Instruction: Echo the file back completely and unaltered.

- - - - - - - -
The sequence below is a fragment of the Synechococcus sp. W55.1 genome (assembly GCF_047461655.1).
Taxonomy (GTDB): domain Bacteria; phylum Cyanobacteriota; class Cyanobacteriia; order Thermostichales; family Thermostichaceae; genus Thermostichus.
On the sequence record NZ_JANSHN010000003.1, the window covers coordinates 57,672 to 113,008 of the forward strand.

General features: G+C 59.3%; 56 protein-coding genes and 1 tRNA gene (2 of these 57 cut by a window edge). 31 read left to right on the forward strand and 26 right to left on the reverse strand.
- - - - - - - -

The sequence below is a fragment of the Synechococcus sp. W55.1 genome (assembly GCF_047461655.1).
Taxonomy (GTDB): domain Bacteria; phylum Cyanobacteriota; class Cyanobacteriia; order Thermostichales; family Thermostichaceae; genus Thermostichus.
On the sequence record NZ_JANSHN010000003.1, the window covers coordinates 57,672 to 113,008 of the forward strand.

General features: G+C 59.3%; 56 protein-coding genes and 1 tRNA gene (2 of these 57 cut by a window edge). 31 read left to right on the forward strand and 26 right to left on the reverse strand.